But really, what today REALLY is, in my little white ethnic world, is Faschnacht Day. How does this sound?
"Fasnachts, Fastnachts or Faschnachts are a fatty doughnut treat served traditionally on Fastnacht Day, the day before Lent starts. Fasnachts were produced as a way to empty the pantry of lard, sugar, fat and butter, which were forbidden during Lent. Some English-speaking Protestants tend to refer to the day as Shrove Tuesday, and many consume pancakes as an alternative." (from Wikipedia)
Not just a donut! A fatty donut! Life was good in my rural Pennsylvania Dutch elementary school, yall. Faschnachts all around! Made by someone's mother, no doubt. Not my own, she being horrified at being transplanted from the midwest to the godforsaken Pennsylvania Dutch heartland. She still won't eat scrapple. I think she is horrified that she has children who do. We don't discuss it much.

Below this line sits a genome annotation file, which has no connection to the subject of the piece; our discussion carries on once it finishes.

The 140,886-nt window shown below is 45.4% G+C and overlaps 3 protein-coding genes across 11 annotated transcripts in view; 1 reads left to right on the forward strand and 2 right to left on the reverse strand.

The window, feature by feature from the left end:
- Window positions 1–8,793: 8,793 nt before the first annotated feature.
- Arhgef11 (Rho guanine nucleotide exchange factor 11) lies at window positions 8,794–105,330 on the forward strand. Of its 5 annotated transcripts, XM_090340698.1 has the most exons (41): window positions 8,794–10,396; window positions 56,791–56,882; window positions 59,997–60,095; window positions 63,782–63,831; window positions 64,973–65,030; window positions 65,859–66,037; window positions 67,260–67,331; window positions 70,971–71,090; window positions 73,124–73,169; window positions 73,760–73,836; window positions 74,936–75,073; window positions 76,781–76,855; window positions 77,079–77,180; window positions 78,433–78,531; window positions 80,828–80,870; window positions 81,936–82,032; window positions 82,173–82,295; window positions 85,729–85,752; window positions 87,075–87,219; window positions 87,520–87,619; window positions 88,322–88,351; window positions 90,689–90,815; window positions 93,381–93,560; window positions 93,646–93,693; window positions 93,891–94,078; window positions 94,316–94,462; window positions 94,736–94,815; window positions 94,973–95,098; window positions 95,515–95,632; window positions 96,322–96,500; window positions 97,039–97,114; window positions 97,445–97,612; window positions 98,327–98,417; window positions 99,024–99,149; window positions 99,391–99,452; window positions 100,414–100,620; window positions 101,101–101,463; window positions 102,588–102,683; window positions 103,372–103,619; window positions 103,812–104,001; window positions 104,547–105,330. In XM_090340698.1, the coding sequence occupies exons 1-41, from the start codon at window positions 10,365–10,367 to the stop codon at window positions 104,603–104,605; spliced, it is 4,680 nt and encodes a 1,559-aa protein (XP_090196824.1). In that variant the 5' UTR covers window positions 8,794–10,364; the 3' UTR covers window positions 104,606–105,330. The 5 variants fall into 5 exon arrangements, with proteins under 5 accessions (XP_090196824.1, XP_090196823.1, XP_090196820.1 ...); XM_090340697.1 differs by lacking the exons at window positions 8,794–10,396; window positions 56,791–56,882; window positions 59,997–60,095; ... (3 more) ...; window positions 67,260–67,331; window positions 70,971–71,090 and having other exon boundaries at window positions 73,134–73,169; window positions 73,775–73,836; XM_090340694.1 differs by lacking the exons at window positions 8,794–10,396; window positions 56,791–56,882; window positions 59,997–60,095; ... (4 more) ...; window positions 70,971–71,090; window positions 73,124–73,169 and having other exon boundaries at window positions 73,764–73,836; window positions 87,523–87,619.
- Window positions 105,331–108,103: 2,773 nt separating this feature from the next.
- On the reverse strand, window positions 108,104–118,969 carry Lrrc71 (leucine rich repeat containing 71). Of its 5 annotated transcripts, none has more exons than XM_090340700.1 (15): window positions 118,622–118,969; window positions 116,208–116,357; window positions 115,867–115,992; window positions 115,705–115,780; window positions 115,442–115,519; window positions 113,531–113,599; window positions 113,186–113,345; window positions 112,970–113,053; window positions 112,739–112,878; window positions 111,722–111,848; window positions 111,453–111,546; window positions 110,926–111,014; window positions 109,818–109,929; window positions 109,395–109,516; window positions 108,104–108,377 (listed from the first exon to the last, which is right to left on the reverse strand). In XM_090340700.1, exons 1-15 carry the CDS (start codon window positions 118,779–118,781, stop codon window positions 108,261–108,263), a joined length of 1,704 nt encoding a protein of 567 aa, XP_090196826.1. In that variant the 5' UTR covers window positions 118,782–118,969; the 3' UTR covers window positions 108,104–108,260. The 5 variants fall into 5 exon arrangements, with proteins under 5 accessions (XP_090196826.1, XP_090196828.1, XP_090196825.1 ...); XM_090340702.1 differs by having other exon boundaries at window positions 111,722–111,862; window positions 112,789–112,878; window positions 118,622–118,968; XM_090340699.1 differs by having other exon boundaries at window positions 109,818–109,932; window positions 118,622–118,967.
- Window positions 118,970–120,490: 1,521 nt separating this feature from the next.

But I digress (I have always wanted to say that). Seriously, Faschnacht Day was a big party day, and we marked it every year in school with some heritage education of some sort. I don't think I remembered about the Lent thing until I looked it up just now, but there you have it, the spotty memory of a child drugged by fresh homemade donuts.
Here is a recipe, borrowed from Cooks.com. I just like to read it through and savor the words. Not to make them, which would surely get me kicked out of Seattle and anyway what would I do with 5 dozen faschnachts? And yall, some recipes call for adding mashed potatoes to the dough.
2 c. scalded milk, cooled
1/2 c. sugar
1 tsp. salt
2 oz. yeast in cakes
1/4 c. butter, melted
5 to 7 c. flour
Mix ingredients with wooden spoon. Add flour to make a dough, not too stiff. Cover and let rise to double in bulk. Punch down and let rise again. Roll out to 3/4 inch. Cut to round donut (use glass or donut cutter without hole). Cover and let rise again. Fry in deep fat until golden brown, 375 degrees. Turn once. Total time about 3 minutes. Drain on brown paper and roll in granulated sugar. Makes about 5 dozen donuts.
This is an old Pennsylvania Dutch recipe. Faschnacht Day is Shrove Tuesday and everyone eats Faschnachts on that day. Eat them all up as they are not as good the next day.